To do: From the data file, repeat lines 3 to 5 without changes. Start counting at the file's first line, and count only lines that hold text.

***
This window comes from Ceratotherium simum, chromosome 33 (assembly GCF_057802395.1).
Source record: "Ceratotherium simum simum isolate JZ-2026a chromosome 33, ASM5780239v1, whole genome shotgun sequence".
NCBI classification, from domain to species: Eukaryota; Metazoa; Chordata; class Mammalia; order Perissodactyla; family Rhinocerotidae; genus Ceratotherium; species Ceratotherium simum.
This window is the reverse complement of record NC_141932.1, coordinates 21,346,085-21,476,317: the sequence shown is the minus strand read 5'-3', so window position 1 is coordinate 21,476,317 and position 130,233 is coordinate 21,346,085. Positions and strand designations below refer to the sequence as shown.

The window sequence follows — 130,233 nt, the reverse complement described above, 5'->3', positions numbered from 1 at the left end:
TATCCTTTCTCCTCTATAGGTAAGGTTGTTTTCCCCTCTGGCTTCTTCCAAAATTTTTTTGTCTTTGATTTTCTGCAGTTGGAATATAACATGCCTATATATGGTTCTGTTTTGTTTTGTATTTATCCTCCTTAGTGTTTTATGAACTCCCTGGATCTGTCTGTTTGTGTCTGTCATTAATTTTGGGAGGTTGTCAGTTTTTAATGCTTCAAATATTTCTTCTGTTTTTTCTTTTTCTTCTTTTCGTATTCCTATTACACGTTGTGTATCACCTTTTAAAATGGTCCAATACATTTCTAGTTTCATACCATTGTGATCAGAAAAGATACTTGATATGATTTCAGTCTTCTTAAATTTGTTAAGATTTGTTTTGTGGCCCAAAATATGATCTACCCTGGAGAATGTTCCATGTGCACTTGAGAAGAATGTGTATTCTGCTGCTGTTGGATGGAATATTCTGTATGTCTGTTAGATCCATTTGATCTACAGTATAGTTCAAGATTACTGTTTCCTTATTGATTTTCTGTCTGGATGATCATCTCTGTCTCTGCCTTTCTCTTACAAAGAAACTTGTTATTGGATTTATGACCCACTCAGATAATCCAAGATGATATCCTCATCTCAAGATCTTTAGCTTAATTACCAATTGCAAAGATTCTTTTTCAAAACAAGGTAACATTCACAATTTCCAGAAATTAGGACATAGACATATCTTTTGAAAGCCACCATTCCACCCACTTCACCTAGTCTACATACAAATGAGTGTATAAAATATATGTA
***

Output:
NCBI classification, from domain to species: Eukaryota; Metazoa; Chordata; class Mammalia; order Perissodactyla; family Rhinocerotidae; genus Ceratotherium; species Ceratotherium simum.
This window is the reverse complement of record NC_141932.1, coordinates 21,346,085-21,476,317: the sequence shown is the minus strand read 5'-3', so window position 1 is coordinate 21,476,317 and position 130,233 is coordinate 21,346,085. Positions and strand designations below refer to the sequence as shown.

The window sequence follows — 130,233 nt, the reverse complement described above, 5'->3', positions numbered from 1 at the left end: